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Threat to the Labour-union link: the party grassroots respond

Over the coming weeks Left Futures will be collating responses to the “Collins Review” from CLPs, CLP branches and other grassroots organisations. We have already covered the motion from London Young Labour. Of course most CLPs do not meet in August but nevertheless we have already become aware of some excellent responses from the grassroots. For example, the GC of Leyton and Wanstead CLP carried the following resolution:

“This GC notes that the police investigation found no evidence of criminal wrongdoing in Falkirk.

This GC believes that policy should be determined through the Labour Party’s democratic channels and should not be announced without consultation, as a knee-jerk reaction to goading by Cameron and the right wing press.

This GC supports and values the current link with trade unions and believes that the current opt-out system works for individuals in affiliated unions.

This GC is concerned that:

  • Ed Miliband’s recent proposals to reform the Trade Union link are inconsistent, disproportionate and have far-reaching consequences.
  • The opt-in proposals threaten the link with trade unions; a party with no link to organised labour is no longer a labour party.
  • Opting-in propsals undermine the collective decision-making that defines trade unionism.
  • The proposals also threaten to bankrupt the party.
  • Primaries are undemocratic, favour media-friendly candidates over those with political substance and, undermine the importance of being a fully paid-up party member.
  • We now face a huge debate about internal party matters at the expense of fighting the Coalition’s vicious attacks on ordinary people.”

We have also been made aware of the following summary of concerns expressed at the Ogmore CLP.

“The Meeting regretted the timing of the announcement of the proposals, which risk throwing the Labour Party and unions into an unnecessary period of introspection on controversial Party / union reforms instead of matters of public interest, and instead of focussing on the countdown to winning the European elections and next General Election.”

“Members felt that the Party leadership had wrongly ceded ground to the Tory attacks on the unions, and therefore in effect had publicly conceded that there were fundamental problems with union support of the Labour Party. The Meeting felt strongly that the Labour Shadow Cabinet needed instead to rally behind the union link, as the unions were not only crucial historically to the success of the Labour Party (electorally and financially) but would continue to be so in the future.”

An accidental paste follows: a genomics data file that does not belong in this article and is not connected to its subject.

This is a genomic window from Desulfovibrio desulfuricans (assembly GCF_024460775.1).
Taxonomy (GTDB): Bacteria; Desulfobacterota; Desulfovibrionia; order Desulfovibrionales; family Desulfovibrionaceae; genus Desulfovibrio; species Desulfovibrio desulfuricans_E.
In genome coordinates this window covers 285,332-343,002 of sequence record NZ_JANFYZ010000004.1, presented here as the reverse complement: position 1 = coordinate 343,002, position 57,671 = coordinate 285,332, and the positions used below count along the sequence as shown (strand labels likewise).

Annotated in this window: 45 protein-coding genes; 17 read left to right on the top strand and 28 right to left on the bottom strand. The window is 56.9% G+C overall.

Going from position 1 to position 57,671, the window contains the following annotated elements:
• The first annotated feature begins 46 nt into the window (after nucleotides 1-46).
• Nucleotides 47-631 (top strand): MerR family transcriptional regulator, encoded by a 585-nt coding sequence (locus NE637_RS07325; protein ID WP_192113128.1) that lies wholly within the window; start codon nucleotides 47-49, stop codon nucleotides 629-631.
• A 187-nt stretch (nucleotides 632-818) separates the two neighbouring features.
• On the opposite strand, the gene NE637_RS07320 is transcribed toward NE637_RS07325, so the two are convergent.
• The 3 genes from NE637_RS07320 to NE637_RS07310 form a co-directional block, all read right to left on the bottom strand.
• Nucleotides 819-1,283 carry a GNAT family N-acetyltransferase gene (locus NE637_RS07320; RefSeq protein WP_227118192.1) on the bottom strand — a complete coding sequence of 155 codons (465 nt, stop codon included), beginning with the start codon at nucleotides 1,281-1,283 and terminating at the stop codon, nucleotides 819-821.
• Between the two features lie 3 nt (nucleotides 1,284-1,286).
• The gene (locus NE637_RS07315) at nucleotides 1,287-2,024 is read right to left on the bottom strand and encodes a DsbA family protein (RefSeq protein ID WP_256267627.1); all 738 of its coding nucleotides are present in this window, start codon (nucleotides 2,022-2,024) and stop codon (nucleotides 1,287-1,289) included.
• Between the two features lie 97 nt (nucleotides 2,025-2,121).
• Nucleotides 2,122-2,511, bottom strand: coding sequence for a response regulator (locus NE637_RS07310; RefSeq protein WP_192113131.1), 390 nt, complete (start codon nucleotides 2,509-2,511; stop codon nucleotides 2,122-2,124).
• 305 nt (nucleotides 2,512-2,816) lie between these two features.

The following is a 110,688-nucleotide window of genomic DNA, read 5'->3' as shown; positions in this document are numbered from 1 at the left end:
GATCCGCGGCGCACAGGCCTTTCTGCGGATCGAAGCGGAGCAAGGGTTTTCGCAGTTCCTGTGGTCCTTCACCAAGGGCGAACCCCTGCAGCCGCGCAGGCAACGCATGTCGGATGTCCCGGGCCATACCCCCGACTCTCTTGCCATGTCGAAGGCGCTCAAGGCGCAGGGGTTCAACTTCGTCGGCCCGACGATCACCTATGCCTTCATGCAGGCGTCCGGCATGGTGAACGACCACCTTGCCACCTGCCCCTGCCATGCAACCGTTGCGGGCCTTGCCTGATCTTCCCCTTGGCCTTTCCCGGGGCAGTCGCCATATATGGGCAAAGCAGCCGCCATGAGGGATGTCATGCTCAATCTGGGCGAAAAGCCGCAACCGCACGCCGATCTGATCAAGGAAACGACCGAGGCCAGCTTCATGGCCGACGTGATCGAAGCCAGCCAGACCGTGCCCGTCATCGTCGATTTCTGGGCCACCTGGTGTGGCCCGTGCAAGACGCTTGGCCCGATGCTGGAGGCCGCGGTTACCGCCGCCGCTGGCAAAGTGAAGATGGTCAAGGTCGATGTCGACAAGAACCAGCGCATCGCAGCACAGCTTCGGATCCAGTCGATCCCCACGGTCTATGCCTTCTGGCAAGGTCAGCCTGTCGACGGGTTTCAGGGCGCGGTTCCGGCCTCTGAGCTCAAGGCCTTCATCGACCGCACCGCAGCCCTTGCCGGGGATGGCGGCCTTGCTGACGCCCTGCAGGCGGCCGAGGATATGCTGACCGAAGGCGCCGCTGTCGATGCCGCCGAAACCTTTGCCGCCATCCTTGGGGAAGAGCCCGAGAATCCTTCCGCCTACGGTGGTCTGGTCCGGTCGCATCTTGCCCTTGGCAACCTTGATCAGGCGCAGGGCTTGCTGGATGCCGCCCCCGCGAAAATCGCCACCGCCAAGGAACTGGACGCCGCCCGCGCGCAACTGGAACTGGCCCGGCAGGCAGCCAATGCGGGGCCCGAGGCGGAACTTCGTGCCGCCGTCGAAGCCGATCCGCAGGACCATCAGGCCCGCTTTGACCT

“There was a strong consensus from the Meeting that it would be better to take some of the heat out of this public debate; this would entail taking forward a calmer internal party review of funding which would be more comprehensive and balanced (including importantly, addressing the Conservative multi-million pound donations at and between elections) and putting that forward as part of Labour’s manifesto offer for party funding reforms.”

“Primaries were largely rejected for a number of reasons. One of the benefits of being a Party Member (and paying your full fees) has always been the ability to select candidates, so why should “registered supporters” be allowed this democratic privilege when their allegiance to the Party and their financial contribution is less than that of Members? How would the Party decide where primaries would be used, and would local CLPs have a say in this? Primaries do not extinguish the possibility of Party or affiliate influence of the candidates, as the short-list and panel must surely have some Party determination? How does the Party guard against manipulation of the selection by non-Labour Party supporters registering as supporters to cause mischief?

“The proposals to limit spending on selections for Labour party candidates was welcomed, and strong views were expressed that this should apply to all selections in the Party, and not just at General Elections to the UK Parliament.”

“The proposal to limit MPs outside earnings was also broadly welcomed.”

We would welcome any comments from party members, not necessarily only those who support the views of CLPD and Left Futures. The Labour Party is always stressing how important it is that we should make maximum use of social media. Left Futures would like to play a role in allowing party members to speak to party members about what may become a watershed issue for the party. Please send all local material to Left Futures by completing our contact form in the “About Us” tab above.

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